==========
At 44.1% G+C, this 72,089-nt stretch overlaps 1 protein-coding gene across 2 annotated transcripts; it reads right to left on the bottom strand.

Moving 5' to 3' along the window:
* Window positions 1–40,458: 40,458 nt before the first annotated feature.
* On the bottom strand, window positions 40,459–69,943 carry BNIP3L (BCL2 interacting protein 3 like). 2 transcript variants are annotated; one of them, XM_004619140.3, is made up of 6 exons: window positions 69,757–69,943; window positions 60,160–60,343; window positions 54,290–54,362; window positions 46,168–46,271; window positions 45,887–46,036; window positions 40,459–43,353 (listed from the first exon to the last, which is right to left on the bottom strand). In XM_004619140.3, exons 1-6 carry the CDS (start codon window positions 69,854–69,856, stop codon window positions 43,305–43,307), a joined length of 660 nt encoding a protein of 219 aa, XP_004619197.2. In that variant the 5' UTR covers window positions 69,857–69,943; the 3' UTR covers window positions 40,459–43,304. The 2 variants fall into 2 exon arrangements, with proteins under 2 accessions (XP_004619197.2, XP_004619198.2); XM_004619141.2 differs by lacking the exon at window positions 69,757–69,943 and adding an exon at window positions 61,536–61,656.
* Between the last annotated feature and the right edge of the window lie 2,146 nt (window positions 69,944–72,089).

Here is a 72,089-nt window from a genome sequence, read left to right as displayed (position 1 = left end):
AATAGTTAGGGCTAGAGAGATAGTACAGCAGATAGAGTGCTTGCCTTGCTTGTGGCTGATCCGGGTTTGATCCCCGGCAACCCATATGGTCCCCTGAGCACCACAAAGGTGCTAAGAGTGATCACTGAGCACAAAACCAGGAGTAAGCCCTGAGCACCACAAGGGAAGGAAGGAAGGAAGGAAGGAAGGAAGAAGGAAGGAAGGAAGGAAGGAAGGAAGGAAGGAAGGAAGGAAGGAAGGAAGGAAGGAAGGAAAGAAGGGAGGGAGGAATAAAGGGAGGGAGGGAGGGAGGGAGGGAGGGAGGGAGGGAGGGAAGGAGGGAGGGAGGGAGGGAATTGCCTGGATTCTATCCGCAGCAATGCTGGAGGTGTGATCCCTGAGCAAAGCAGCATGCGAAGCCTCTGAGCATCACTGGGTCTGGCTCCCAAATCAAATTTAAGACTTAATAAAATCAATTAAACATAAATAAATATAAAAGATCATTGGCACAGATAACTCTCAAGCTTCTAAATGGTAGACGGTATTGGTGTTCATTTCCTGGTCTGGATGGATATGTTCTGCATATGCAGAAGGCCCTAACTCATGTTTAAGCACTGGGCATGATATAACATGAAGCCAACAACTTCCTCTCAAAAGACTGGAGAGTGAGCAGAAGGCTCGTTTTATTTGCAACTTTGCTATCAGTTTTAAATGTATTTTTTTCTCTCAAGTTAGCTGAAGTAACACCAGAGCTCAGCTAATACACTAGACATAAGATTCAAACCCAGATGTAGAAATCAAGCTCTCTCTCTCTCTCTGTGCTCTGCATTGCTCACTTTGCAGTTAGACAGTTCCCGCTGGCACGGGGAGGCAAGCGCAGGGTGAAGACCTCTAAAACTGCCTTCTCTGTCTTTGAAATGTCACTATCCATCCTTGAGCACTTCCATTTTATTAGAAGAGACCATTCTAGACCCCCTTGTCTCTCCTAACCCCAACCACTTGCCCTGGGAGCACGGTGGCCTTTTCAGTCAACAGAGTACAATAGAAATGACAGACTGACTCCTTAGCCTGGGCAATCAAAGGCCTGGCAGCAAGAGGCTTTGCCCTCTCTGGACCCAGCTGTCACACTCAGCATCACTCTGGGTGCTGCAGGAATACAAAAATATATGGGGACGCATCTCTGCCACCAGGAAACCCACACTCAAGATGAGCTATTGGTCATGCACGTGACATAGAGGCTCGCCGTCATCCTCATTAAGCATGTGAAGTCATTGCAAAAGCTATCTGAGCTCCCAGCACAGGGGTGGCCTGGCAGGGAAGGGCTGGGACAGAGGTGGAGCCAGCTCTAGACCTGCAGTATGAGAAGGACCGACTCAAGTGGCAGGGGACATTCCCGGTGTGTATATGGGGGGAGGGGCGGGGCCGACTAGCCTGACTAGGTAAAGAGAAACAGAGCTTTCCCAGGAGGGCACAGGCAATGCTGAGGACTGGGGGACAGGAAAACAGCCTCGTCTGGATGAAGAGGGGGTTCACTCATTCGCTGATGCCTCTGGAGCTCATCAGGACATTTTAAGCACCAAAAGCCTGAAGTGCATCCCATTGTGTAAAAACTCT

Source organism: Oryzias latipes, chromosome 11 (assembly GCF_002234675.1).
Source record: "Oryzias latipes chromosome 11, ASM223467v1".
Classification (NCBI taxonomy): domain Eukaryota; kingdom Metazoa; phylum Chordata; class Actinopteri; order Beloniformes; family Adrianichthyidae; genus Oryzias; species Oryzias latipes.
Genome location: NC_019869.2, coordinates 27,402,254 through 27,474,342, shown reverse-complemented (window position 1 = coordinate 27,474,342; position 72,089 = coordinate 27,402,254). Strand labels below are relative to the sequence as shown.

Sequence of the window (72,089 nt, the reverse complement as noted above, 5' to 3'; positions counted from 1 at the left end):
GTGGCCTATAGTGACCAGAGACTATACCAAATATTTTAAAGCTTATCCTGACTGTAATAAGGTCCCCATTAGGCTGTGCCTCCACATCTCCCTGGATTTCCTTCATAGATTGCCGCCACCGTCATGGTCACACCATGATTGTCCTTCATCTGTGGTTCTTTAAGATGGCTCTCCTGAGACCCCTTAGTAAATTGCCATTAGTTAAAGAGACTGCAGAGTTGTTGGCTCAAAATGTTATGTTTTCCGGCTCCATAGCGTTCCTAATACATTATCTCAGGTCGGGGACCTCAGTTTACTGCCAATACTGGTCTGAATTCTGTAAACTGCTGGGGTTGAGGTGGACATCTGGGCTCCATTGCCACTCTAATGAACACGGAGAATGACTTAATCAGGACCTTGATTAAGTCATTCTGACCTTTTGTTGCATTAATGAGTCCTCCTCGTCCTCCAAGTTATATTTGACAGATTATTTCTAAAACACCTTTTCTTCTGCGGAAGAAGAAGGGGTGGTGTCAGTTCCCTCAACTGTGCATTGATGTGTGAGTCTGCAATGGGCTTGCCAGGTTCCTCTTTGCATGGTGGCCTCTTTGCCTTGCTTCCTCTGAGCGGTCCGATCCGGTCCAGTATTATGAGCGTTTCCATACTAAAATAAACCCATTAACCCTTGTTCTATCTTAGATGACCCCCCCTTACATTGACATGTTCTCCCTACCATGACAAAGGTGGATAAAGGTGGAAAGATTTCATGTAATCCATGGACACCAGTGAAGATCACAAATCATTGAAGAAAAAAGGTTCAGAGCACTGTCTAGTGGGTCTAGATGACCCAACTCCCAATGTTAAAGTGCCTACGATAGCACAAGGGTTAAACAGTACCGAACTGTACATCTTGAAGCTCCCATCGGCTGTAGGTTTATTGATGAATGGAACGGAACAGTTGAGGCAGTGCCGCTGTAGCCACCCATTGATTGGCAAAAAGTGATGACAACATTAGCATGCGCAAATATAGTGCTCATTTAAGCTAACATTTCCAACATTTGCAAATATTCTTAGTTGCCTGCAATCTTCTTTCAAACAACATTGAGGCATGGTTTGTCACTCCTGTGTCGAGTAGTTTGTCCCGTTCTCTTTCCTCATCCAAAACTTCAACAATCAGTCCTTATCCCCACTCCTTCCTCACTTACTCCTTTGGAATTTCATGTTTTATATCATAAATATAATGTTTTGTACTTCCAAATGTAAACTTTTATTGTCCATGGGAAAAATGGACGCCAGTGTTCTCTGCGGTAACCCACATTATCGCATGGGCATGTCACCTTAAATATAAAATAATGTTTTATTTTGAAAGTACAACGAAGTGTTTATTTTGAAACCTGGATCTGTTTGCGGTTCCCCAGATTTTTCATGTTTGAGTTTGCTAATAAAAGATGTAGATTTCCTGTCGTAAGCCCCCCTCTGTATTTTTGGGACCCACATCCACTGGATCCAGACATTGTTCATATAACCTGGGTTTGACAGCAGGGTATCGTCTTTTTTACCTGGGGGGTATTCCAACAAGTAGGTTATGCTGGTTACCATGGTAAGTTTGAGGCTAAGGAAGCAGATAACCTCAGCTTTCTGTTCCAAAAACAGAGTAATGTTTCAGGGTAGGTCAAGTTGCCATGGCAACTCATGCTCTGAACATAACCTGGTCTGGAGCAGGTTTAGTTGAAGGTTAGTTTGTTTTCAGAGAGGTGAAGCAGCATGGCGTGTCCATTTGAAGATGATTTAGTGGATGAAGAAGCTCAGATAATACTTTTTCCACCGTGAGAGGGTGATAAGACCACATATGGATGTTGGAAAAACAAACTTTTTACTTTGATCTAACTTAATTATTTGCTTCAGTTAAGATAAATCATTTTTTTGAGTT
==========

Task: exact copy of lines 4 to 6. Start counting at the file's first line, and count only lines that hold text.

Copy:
* On the bottom strand, window positions 40,459–69,943 carry BNIP3L (BCL2 interacting protein 3 like). 2 transcript variants are annotated; one of them, XM_004619140.3, is made up of 6 exons: window positions 69,757–69,943; window positions 60,160–60,343; window positions 54,290–54,362; window positions 46,168–46,271; window positions 45,887–46,036; window positions 40,459–43,353 (listed from the first exon to the last, which is right to left on the bottom strand). In XM_004619140.3, exons 1-6 carry the CDS (start codon window positions 69,854–69,856, stop codon window positions 43,305–43,307), a joined length of 660 nt encoding a protein of 219 aa, XP_004619197.2. In that variant the 5' UTR covers window positions 69,857–69,943; the 3' UTR covers window positions 40,459–43,304. The 2 variants fall into 2 exon arrangements, with proteins under 2 accessions (XP_004619197.2, XP_004619198.2); XM_004619141.2 differs by lacking the exon at window positions 69,757–69,943 and adding an exon at window positions 61,536–61,656.
* Between the last annotated feature and the right edge of the window lie 2,146 nt (window positions 69,944–72,089).

Here is a 72,089-nt window from a genome sequence, read left to right as displayed (position 1 = left end):